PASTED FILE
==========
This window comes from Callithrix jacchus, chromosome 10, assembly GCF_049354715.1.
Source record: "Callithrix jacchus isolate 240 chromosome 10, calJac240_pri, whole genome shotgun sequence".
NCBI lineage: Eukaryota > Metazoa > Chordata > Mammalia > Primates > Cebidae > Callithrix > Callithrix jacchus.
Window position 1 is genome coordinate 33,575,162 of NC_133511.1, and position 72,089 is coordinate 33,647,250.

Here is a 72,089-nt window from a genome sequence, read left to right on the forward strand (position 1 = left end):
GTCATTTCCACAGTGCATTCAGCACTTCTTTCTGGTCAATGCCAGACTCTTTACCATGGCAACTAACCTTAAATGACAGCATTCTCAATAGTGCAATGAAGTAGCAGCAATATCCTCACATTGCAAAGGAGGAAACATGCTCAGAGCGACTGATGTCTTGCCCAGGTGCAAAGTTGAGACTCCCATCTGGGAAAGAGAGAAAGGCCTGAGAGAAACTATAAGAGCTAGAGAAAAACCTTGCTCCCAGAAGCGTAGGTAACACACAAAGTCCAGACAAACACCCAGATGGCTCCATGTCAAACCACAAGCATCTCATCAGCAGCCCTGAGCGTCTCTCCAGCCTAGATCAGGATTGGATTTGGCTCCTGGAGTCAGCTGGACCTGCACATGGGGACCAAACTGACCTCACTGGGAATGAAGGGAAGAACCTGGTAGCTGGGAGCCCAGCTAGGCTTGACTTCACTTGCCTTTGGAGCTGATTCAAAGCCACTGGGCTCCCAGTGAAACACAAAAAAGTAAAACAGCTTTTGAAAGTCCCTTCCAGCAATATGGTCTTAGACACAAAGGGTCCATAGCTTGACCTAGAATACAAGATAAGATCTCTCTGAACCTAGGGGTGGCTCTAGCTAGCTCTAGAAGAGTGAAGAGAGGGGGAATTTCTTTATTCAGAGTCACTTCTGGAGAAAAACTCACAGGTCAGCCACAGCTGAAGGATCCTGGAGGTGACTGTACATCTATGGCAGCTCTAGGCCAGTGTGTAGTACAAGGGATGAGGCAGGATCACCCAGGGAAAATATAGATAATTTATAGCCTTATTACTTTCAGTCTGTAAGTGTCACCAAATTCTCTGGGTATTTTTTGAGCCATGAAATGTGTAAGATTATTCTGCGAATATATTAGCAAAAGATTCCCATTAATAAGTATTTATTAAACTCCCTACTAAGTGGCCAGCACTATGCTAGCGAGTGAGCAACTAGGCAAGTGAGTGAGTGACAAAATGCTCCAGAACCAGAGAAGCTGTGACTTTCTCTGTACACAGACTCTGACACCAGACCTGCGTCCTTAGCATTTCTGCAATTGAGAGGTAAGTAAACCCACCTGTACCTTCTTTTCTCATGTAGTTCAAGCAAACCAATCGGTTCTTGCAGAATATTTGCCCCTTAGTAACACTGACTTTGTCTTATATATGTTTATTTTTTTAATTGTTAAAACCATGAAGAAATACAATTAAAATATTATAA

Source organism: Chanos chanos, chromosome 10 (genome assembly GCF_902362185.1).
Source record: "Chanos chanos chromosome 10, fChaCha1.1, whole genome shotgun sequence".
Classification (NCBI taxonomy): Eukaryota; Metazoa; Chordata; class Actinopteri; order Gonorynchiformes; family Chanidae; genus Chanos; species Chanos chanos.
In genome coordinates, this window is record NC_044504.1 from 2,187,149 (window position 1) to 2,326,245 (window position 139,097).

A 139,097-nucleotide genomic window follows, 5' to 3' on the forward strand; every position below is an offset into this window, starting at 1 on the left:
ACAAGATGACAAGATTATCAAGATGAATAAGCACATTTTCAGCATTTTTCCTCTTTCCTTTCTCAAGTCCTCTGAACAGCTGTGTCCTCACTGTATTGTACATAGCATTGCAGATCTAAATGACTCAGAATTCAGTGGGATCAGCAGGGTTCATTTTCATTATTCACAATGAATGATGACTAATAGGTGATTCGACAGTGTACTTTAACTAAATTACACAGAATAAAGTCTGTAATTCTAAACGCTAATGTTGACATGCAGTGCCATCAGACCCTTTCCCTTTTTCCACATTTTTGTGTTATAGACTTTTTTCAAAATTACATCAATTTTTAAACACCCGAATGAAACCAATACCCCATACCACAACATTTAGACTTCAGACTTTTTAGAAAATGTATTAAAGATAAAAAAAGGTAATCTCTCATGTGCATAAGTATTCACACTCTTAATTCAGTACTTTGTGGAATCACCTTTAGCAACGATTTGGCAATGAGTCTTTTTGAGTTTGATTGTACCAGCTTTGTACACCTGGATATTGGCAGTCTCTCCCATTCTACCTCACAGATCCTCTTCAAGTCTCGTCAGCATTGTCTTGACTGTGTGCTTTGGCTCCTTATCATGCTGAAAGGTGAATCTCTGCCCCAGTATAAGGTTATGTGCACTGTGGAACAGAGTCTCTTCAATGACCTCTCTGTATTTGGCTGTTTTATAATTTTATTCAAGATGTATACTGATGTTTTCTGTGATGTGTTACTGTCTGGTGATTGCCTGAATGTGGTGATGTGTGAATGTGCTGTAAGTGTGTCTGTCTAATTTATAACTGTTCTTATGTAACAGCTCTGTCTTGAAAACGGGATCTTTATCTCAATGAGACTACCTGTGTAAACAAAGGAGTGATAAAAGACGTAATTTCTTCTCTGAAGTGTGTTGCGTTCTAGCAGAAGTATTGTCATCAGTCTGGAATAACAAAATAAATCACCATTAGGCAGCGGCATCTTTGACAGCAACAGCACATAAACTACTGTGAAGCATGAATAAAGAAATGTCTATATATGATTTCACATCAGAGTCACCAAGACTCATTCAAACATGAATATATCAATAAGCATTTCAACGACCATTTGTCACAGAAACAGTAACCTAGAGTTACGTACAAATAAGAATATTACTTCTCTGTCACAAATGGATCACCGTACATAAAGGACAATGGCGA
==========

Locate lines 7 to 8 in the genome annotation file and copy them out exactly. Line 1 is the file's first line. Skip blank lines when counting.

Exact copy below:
Source organism: Chanos chanos, chromosome 10 (genome assembly GCF_902362185.1).
Source record: "Chanos chanos chromosome 10, fChaCha1.1, whole genome shotgun sequence".